Review Summary: Jason Aldean bounces back from his lackluster last album and returns to the forefront of the genre by doing what he does best; entertain.
Jason Aldean is one of the biggest names of the modern country music landscape, a reputation palpable to the likes of Luke Bryan, Florida Georgia Line and the rest of the bros that many say have polluted country music. Even as bro country took over to "objectify the hell out of them [women]" as Kenny Chesney said, Jason Aldean stood out as one of the few in the subgenre that was actually churning out quality tunes. That was, until 2014's Old Boots, New Dirt
, an album with too many forgettable tracks and far too few tracks worth playing more than once. Fortunately, he returns to form with They Don't Know
which offers a more balanced amount of experimentation while still taking the Broken Bow Records singer back to his roots.
Now, there wasn't much to suggest that this album would be any different from Aldean's previous albums, based off lead off singles "Lights Come On" and "A Little More Summertime", both of which topped the Billboard Country Airplay chart. Both tracks are executed in solid fashion, but they're perfectly akin to every other radio release in Aldean's catalog, so not much suggested that this album in its entirety would be an improvement from the jumbled mess of Old Boots, New Dirt
. Thankfully, They Don't Know
is an improvement, loaded with tracks featuring solid and more well rounded vocals from Aldean, not as much over the top of experimentation with other genres and of course, plenty of radio worthy material.
The two aforementioned singles that topped the charts are standard Jason Aldean fare. Why they work for an artist like Aldean is they have an anthemic sensibility that is present in almost every single Aldean has sent to the airwaves. And it's present again in these two tracks. The lyrics aren't much to write home about, but Aldean performs them in a well rounded manner and it proves again that he takes his music far more seriously than the subject matter would suggest. "Comin' in Hot" and "This Plane Don't Go There" do a solid job getting listeners into a good mood, respectively by way of playing to the crowd and telling a story. The latter track harkens back to "Fly Over States" off of 2010's My Kinda Party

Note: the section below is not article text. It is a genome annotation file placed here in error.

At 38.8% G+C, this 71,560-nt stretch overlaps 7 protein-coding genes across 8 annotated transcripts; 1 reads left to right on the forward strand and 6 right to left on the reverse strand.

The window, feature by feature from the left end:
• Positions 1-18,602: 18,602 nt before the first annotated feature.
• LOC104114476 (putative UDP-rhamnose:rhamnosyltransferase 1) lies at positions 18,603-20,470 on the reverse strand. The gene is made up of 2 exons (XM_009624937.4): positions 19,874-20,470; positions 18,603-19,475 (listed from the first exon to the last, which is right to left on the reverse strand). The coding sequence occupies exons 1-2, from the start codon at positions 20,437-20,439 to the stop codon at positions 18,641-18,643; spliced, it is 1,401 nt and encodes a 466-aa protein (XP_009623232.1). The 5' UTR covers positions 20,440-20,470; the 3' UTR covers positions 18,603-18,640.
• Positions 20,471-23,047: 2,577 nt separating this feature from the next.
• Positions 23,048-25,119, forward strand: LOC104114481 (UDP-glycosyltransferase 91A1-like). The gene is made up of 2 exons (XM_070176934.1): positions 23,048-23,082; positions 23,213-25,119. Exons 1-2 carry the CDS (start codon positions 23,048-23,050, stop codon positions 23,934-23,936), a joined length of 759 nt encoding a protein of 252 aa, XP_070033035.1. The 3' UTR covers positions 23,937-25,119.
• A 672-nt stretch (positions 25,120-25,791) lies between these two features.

and it works as well here as it did then. Aldean has honed his craft and this track, like many of its counterparts, has a more traditional country sensibility that was slowly lost over his previous three studio outings.
"One We Won't Forget" is a standard weekend anthem Aldean has sung about a dozen times over. But the production value is much more polished and the track is more distinguishable than past tracks its akin too. One thing this album doesn't surprise at all with is the fact that Aldean once again has no songwriting credits next to his name. In fact, he hasn't written any lyrics featured on an album of his since his self titled 2005 debut. Thankfully, for him however, he surrounds himself with some of the more prominent songwriters in the genre, such as Neil Thrasher and Rhett Akins and they all do a decent job turning familiar themes into fresher sounding tracks.
"In Case You Don't Remember" is one of the best songs Aldean has ever recorded and it's by far the best track off They Don't Know
. Aldean gives arguably the best vocal performance of his career and the instrumentals are a treat. It's a mid tempo ballad about a former flame that ramps up the tempo when the chorus hits. Armed with a whining steel guitar, thumping drums and a guitar solo for good measure, it's a track certainly worth repeating. "All Out of Beer" and upcoming single "Any Ol' Barstool" both do a good job bringing Aldean back to his storytelling laurels. It's a route he's traveled plenty of times before and the familiarity pays dividends.
They Don't Know
is one of the biggest surprises of 2016. I was expecting something far more predictable and tedious out of Aldean, but the album defies expectations, even in moments of predictability. Aldean is singing the right songs to the right crowd and he finally returns to churning out high quality modern country; Aldean earns his reputation as one of mainstream country's biggest superstars by doing exactly what a superstar does; hones his craft, sing the right songs and execute them with all the skills of a polished veteran. Country music has been on quite the rebound this year and Jason Aldean continues the zany trend with an unexpected bounce back to form.